Posts Tagged ‘george orwell’

Usually, I equate George Orwell’s name with visionary, serious political fiction. But Books and Cigarettes allowed me to add good humour and frank self-examination to the list of things I like about his writing. This itty-bitty (126 pages) book is one of Penguin’s Great Ideas series. It’s a collection of essays, all of which were originally articles published towards the end of Orwell’s life.

As to the short and sweet titular essay, the text of which you can read in full here; finally — the quintessential question resolved! For the record, I have been in the ‘books’ corner from the cradle (and, I suspect, will be until the grave), though I’m perhaps not a good judge, never having been tempted even once by those lethal little sticks George Orwell proposes as their adversary. Don’t expect a treatise on the virtues of both. This essay leans more towards economic analysis, with Orwell challenging the old excuse that books are too expensive to enjoy regularly.

Other essays in the collection deal with the experiences of lumpen schoolboys at British preparatory schools (ghastly and hilarious), public hospitals in France (just plain ghastly), and freedom of speech (people don’t seem to know what it is). In most of the articles, Orwell draws from his own experiences. My favourite of the compositions was, of course, ‘Confessions of a Book Reviewer’, an ostensibly hypothetical dissection of the horrors of that profession. It contains the following gem:

Until one has some kind of professional relationship with books one does not
discover how bad the majority of them are. In much more than nine cases out of
ten the only objectively truthful criticism would be ‘This book is worthless’,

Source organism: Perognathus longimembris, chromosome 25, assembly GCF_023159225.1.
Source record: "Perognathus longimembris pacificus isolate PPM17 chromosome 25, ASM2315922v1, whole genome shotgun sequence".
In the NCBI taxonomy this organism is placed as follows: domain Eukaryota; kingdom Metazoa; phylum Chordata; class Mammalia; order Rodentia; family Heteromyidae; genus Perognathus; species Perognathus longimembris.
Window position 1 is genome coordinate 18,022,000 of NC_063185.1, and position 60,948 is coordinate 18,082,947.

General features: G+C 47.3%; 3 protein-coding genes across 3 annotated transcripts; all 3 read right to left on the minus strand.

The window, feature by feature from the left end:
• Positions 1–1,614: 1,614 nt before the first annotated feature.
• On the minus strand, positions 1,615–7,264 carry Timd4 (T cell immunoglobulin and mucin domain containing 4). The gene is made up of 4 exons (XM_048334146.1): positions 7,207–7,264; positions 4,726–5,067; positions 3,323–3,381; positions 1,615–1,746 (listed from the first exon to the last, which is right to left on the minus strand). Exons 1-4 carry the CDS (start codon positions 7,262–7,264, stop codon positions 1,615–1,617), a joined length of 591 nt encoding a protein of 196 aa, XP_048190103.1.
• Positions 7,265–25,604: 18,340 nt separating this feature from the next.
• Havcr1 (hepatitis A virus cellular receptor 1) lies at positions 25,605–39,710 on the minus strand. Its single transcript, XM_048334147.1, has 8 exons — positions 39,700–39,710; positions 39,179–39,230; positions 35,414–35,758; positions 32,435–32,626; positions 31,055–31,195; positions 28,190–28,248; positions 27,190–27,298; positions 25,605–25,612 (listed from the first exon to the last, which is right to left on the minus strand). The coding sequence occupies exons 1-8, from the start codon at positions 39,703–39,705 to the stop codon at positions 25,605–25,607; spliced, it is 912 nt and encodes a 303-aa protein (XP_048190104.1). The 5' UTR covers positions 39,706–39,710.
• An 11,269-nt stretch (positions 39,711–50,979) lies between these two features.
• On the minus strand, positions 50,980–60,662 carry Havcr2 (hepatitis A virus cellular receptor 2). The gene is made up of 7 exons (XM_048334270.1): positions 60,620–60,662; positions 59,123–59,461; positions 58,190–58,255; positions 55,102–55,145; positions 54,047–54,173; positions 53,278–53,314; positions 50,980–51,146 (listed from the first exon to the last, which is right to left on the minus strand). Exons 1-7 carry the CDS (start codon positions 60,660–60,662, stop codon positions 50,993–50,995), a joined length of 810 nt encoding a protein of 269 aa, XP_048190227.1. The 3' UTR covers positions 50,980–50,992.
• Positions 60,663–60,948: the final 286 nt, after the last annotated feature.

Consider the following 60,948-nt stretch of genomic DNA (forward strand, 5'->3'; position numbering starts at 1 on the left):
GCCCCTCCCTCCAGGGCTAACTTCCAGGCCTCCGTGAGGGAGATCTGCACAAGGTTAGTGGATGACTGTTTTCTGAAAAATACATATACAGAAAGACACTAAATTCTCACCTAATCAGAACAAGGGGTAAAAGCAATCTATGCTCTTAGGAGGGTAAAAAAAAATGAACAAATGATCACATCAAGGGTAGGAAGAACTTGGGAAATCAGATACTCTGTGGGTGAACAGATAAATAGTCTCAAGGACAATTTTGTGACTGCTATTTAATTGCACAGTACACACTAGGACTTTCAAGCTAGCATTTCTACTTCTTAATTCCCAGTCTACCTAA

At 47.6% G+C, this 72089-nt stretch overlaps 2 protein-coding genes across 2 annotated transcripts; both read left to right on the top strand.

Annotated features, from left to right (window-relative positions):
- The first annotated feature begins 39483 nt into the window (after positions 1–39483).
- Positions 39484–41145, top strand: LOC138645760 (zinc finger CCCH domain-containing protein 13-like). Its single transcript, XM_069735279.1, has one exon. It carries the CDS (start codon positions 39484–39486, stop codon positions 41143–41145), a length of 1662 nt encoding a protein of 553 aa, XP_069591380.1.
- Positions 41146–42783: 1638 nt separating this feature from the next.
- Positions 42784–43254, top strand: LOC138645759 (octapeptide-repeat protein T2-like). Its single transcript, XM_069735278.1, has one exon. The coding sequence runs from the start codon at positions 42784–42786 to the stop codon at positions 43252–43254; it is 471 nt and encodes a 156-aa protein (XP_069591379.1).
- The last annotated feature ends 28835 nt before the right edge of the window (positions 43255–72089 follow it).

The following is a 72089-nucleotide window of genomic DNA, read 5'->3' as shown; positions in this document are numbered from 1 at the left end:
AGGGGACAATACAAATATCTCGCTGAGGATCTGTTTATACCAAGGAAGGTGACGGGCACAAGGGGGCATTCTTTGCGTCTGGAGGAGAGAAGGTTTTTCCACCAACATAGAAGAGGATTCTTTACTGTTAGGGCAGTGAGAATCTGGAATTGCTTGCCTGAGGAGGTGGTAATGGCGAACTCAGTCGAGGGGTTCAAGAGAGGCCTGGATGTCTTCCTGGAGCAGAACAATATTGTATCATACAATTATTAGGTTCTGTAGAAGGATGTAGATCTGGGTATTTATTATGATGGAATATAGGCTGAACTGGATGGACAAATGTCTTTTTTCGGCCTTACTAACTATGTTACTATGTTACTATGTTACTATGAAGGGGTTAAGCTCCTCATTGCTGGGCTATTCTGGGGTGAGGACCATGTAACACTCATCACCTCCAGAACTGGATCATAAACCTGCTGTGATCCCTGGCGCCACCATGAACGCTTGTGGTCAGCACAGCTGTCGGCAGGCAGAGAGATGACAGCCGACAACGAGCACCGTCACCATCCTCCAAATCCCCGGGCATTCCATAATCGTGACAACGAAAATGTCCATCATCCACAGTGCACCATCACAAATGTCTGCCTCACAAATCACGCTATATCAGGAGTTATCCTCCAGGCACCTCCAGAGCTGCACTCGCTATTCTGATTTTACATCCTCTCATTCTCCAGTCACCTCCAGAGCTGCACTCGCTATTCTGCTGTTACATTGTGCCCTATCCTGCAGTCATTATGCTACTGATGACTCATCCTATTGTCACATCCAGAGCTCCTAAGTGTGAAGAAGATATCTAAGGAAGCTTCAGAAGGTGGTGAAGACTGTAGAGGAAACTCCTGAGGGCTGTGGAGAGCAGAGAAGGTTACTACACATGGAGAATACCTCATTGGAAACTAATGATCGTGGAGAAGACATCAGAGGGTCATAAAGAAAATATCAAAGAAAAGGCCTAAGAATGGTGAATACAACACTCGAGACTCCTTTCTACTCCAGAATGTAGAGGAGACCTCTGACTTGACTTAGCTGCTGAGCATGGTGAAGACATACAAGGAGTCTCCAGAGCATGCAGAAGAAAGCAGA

while the truth about the reviewer’s own reaction would probably be ‘This book
does not interest me in any way, and I would not write about it unless I were
paid to’.

(You can read some of Orwell’s reviews here.)

I, unlike most non-professional readers, rarely allow myself the pleasure of discontinuing an acquaintance with even a very bad book. First, savaging the end product of a highly objectionable writing/marketing/publishing process is sometimes worth the pain. Second, well, I paid my money. And third, I like to see things through until the end. But ‘Confessions’ and ‘Bookshop Memories’ (which details Orwell’s experiences working in a second-hand bookshop) show that Orwell regarded professional engagement with the publishing industry as a killer of passion for books.

Though I can sympathise with being tired of handling endless books and the people who love to love them more than you and other quirks of the industry, I disagree that such attitude-deterioration is inevitable. Obviously, considering that I review and edit written material even in my spare time. But I can definitely agree to reading Orwell’s non-fiction writing any day.

George Orwell’s real name was Eric Blair and Eric Blair once lived on the streets. This is a true fact, and here is a true-ish book about it. You can have a look for free here. Down and Out in Paris and London is a clever mash-up of Orwell’s experiences and observations while slumming it in the restaurants of Paris and tramping the streets in London.

Since Orwell had family and friends who were well off in both cities, there’s nothing near the desperation of Knut Hamsun’s Hunger. What we get instead is an experimental, but pragmatic breakdown of the minutiae of poverty. And it’s not pretty; we’ve got bugs, sexual harassment, social ostracism and a neverending diet of bread and tea. But on the other hand, there is resourcefulness, mateship and Orwell designs a basic blueprint for a commune that would benefit the English poor, whose hardship Orwell concludes is essentially perpetuated by the state. A wonderful book that will make you think and squirm.

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